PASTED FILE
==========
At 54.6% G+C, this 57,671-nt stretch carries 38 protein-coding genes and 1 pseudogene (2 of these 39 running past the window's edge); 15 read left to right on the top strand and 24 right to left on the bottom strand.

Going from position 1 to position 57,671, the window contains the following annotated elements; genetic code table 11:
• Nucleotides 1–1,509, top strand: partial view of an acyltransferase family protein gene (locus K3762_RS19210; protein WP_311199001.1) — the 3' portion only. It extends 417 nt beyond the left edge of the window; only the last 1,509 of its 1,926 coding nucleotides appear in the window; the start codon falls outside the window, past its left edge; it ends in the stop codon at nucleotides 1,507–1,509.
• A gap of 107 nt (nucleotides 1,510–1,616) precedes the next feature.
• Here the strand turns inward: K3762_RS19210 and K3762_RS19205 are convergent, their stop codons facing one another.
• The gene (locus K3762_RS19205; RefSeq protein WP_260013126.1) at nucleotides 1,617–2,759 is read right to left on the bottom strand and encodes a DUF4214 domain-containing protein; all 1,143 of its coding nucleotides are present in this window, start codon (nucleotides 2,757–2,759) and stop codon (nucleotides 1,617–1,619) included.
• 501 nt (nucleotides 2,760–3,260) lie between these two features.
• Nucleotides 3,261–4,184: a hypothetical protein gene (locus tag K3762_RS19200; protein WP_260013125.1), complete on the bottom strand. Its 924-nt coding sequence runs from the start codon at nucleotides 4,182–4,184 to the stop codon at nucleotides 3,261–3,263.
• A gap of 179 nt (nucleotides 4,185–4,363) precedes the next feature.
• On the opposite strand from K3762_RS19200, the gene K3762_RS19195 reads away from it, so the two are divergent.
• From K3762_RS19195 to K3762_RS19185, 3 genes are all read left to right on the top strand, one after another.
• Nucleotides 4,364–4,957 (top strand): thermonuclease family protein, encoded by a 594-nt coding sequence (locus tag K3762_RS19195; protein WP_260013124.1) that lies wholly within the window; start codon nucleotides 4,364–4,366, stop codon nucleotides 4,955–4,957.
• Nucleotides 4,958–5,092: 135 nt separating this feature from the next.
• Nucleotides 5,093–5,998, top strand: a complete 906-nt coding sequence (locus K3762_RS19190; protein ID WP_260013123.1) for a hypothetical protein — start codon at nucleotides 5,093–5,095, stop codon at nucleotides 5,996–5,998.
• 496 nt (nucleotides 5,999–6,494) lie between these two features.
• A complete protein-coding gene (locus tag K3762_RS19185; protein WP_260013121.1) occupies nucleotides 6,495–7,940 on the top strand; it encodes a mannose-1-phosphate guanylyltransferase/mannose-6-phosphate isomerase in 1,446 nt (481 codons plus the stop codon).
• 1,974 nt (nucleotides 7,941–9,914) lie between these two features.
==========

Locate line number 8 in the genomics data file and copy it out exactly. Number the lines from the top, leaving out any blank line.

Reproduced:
• Nucleotides 3,261–4,184: a hypothetical protein gene (locus tag K3762_RS19200; protein WP_260013125.1), complete on the bottom strand. Its 924-nt coding sequence runs from the start codon at nucleotides 4,182–4,184 to the stop codon at nucleotides 3,261–3,263.